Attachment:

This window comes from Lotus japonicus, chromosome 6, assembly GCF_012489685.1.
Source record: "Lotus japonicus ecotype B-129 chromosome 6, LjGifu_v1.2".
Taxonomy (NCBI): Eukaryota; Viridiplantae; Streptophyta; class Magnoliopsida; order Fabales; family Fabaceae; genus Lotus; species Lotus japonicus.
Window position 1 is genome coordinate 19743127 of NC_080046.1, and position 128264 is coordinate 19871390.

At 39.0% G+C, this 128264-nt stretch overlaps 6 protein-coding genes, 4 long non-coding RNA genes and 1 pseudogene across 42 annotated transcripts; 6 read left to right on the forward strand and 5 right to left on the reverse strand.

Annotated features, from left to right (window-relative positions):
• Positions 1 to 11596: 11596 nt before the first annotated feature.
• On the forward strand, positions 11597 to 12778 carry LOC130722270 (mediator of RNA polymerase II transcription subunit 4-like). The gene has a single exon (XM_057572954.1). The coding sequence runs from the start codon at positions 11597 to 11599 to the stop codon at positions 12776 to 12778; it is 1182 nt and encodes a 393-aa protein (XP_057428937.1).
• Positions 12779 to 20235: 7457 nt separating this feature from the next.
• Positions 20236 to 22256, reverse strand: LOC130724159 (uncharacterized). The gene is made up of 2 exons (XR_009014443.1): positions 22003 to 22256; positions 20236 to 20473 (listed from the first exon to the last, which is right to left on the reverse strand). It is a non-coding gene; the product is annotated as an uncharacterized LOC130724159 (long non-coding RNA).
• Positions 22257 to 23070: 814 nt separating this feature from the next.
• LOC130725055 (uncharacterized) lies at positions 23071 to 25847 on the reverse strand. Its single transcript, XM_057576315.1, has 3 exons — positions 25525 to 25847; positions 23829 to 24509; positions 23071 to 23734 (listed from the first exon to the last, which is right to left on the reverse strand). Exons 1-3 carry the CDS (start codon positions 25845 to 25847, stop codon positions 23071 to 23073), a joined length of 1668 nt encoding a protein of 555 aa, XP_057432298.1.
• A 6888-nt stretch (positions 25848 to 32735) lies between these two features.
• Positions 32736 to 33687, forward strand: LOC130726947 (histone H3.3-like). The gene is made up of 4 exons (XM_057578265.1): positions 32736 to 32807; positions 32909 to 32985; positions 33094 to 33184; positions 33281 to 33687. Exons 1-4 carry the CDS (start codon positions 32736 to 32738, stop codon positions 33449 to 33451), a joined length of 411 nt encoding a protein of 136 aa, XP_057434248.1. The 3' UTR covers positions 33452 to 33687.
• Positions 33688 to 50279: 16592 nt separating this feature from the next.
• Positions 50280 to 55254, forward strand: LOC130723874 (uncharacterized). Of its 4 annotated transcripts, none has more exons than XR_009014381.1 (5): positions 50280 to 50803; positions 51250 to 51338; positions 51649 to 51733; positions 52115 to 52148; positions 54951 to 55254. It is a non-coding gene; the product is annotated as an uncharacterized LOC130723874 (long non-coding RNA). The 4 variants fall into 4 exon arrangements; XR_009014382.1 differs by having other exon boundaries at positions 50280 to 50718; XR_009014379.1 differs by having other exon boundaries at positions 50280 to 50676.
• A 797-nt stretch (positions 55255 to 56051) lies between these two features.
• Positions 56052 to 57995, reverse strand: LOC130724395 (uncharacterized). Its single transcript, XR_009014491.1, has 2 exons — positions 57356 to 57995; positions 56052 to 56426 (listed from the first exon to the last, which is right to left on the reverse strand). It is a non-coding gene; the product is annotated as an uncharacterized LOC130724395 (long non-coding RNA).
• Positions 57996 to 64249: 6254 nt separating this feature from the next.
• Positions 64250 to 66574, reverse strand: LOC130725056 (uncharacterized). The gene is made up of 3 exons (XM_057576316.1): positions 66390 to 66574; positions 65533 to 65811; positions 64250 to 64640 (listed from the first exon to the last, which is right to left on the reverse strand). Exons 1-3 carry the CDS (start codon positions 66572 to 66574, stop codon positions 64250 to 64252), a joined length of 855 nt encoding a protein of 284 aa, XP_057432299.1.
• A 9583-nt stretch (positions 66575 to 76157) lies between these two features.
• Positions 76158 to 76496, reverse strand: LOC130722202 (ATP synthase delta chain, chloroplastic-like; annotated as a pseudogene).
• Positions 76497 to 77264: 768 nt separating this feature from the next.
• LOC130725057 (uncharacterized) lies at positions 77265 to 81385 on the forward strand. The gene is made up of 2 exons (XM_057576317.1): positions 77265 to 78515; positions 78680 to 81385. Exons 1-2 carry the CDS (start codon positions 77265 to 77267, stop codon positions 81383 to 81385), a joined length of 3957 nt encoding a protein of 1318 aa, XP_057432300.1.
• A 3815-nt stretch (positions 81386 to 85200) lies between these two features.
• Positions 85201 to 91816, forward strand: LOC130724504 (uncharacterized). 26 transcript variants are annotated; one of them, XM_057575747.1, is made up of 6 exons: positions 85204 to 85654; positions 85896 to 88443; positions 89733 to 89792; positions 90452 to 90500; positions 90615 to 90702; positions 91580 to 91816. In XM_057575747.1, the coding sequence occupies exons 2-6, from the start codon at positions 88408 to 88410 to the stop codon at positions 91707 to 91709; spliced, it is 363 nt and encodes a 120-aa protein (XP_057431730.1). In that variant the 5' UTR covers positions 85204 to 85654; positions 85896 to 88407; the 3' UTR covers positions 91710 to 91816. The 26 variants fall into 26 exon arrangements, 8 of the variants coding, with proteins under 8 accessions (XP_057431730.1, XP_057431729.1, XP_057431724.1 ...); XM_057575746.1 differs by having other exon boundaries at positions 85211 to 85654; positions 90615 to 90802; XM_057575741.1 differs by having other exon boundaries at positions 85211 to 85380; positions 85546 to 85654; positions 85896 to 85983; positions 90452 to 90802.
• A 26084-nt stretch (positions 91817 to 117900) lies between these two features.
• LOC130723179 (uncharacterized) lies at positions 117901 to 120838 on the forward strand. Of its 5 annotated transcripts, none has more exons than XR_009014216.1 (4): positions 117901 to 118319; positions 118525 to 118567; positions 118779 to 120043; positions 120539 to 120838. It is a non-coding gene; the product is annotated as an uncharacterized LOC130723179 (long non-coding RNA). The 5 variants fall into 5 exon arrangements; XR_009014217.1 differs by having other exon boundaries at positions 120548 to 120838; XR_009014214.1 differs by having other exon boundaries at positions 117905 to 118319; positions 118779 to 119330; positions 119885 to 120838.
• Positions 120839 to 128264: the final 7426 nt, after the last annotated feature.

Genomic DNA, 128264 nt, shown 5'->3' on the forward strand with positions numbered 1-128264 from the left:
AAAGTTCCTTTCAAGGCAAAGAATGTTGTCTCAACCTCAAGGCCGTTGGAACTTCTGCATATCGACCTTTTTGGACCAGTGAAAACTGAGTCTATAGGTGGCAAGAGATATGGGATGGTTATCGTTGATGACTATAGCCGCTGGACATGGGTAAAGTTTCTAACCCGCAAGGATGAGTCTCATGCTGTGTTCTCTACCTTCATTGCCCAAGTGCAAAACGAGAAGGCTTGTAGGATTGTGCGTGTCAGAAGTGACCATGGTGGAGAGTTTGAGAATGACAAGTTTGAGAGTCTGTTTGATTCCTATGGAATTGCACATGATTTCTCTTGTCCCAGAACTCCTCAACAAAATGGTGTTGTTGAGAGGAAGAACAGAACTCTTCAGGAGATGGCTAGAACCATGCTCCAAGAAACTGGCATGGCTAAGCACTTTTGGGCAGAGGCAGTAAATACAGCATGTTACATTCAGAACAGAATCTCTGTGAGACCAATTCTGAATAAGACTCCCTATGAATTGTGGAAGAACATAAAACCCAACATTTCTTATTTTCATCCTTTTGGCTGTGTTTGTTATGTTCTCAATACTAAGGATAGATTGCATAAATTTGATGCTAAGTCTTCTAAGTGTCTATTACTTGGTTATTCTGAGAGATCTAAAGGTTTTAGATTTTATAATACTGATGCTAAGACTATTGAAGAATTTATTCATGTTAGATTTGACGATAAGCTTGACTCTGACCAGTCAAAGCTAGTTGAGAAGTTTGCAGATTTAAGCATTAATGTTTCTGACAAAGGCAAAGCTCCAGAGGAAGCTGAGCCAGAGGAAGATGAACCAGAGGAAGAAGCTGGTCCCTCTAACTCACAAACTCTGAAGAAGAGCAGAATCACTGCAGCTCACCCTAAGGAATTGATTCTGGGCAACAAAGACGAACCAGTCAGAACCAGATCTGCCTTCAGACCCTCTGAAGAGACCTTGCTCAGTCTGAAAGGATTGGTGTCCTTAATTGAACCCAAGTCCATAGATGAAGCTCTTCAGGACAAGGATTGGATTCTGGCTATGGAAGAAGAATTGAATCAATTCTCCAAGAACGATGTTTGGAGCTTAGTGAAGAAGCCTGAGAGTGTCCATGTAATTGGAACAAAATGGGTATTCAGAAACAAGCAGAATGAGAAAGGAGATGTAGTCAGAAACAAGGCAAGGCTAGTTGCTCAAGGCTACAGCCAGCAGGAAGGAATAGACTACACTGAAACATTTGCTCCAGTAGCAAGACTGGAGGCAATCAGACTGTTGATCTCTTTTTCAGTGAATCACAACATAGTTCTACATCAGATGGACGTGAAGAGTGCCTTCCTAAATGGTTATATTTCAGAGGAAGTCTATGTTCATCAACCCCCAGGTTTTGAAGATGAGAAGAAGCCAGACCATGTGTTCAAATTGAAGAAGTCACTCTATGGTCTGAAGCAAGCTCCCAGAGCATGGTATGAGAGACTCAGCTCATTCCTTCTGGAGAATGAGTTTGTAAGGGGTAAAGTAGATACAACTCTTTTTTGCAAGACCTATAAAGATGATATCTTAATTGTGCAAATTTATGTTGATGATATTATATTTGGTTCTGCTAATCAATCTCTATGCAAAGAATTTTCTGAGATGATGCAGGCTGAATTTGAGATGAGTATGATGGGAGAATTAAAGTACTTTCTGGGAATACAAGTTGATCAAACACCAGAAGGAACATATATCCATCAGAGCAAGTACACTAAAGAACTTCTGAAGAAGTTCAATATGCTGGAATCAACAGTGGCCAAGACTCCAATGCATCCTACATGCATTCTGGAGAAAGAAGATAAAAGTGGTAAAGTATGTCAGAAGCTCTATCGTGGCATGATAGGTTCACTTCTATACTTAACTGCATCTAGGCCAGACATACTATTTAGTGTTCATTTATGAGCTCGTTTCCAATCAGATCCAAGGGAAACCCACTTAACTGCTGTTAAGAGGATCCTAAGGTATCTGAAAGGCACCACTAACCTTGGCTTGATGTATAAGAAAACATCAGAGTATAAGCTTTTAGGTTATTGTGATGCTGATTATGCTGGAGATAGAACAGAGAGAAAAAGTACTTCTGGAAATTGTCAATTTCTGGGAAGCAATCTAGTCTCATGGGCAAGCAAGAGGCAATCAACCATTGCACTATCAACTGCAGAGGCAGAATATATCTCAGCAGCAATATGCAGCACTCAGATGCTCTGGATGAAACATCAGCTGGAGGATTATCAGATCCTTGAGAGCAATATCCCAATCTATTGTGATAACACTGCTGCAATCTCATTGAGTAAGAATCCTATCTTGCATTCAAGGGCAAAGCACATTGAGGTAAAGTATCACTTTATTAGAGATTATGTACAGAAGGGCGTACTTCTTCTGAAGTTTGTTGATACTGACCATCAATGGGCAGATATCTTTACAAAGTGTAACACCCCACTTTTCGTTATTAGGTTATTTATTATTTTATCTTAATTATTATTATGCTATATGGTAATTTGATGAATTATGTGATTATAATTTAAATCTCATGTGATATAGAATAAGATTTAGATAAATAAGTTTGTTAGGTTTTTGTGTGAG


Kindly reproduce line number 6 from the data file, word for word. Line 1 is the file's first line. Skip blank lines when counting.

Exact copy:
Annotated features, from left to right (window-relative positions):